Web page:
Physicists at the University of Texas at Arlington have shown that using microwaves to activate photosensitive nanoparticles produces tissue-heating effects that ultimately lead to cell death within solid tumors. The new concept, which combines microwaves with photodynamic therapy, opens new avenues for targeting deeper tumors and has proven effective in rapidly and safely reducing tumor size.
"Our new method using microwaves can propagate through all types of tissues and target deeply situated tumors," said Wei Chen, UTA professor of physics and lead author of the study titled "A new modality of cancer treatment-nanoparticle mediated microwave induced photodynamic therapy."
Photodynamic therapy kills cancer cells when a nanoparticle introduced into tumor tissue generates toxic singlet oxygen after being exposed to light. Singlet oxygen is a highly reactive type of oxygen that irreversibly damages cell mitochondria and eventually causes cell death.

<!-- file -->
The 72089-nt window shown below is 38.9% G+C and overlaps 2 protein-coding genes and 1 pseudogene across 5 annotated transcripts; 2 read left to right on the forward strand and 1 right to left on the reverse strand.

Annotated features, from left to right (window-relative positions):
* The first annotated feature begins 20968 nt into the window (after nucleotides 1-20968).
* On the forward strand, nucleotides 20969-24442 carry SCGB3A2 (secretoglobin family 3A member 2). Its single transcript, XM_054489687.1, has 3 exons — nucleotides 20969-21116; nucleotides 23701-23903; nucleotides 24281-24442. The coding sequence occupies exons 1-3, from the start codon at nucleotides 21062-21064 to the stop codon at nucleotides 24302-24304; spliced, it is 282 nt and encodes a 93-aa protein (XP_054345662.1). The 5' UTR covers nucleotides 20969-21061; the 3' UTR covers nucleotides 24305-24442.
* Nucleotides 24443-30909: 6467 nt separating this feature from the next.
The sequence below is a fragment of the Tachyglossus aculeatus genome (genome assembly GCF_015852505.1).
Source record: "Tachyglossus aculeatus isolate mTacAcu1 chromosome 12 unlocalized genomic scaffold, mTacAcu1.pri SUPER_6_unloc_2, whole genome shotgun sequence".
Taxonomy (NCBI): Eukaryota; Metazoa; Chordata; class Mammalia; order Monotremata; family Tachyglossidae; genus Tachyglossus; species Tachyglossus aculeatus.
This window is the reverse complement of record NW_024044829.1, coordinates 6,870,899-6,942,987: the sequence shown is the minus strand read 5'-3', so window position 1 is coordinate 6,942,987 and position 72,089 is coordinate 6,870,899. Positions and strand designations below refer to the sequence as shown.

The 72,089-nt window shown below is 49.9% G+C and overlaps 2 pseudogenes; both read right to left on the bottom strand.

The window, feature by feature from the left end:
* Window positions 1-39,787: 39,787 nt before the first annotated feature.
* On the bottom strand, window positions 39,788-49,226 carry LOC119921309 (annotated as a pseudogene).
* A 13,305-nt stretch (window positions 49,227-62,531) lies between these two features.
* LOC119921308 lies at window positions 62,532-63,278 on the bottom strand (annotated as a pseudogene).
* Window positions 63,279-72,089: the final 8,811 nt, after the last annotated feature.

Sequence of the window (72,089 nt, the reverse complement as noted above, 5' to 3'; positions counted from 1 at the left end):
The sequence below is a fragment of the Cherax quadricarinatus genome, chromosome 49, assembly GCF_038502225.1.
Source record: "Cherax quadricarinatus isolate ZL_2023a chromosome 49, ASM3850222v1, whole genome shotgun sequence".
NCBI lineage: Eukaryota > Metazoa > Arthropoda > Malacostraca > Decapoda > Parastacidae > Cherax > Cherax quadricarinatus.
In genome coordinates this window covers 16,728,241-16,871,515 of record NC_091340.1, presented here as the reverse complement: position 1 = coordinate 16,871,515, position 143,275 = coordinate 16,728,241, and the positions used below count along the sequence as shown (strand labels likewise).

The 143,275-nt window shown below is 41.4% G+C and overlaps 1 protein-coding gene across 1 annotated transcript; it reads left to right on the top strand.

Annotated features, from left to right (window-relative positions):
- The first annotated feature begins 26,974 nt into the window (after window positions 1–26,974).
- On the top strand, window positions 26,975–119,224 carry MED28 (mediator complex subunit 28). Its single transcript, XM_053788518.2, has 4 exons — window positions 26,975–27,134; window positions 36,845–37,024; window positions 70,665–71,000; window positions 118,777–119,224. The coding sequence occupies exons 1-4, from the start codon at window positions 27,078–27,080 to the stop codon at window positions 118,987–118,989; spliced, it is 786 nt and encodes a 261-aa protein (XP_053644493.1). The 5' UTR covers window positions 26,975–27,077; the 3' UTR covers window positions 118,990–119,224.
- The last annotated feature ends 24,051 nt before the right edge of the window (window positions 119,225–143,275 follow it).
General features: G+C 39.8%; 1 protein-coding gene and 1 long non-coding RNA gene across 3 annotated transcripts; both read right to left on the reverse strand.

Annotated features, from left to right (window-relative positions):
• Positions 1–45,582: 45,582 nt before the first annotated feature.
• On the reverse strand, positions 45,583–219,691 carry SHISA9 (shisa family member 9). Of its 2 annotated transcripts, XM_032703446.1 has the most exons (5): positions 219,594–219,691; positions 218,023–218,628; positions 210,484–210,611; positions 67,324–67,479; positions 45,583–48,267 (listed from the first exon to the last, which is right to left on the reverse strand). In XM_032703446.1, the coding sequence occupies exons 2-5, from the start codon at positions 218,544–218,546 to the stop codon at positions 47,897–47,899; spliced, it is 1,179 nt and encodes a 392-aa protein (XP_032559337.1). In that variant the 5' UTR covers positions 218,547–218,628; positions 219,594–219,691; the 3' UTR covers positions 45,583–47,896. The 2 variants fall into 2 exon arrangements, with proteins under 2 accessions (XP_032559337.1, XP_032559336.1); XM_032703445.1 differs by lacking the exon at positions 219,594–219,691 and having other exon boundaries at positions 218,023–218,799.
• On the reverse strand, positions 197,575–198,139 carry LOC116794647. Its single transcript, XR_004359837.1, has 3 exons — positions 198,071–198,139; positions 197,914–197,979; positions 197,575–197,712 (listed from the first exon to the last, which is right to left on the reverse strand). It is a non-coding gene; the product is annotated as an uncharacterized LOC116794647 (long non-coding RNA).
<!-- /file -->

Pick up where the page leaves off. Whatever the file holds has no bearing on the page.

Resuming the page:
In prior studies, the researchers had identified a new type of nanoparticle, copper-cysteamine or Cu-Cy, that could be activated by X-rays to produce singlet oxygen and slow the growth of tumors. X-ray radiation, however, poses significant risks to patients and can harm healthy tissue.
In this new lab study, the team demonstrated that the nanoparticle Cu-Cy also can be activated by microwaves, which can be targeted directly at the tumor itself without harming surrounding tissue.
"Our new microwave-induced photodynamic therapy offers numerous advantages, the most significant of which is increased safety," Chen said. "Our nanoparticle Cu-Cy also demonstrates very low toxicity, is easy to make and inexpensive, and also emits intense luminescence, which means it can also be used as an imaging agent."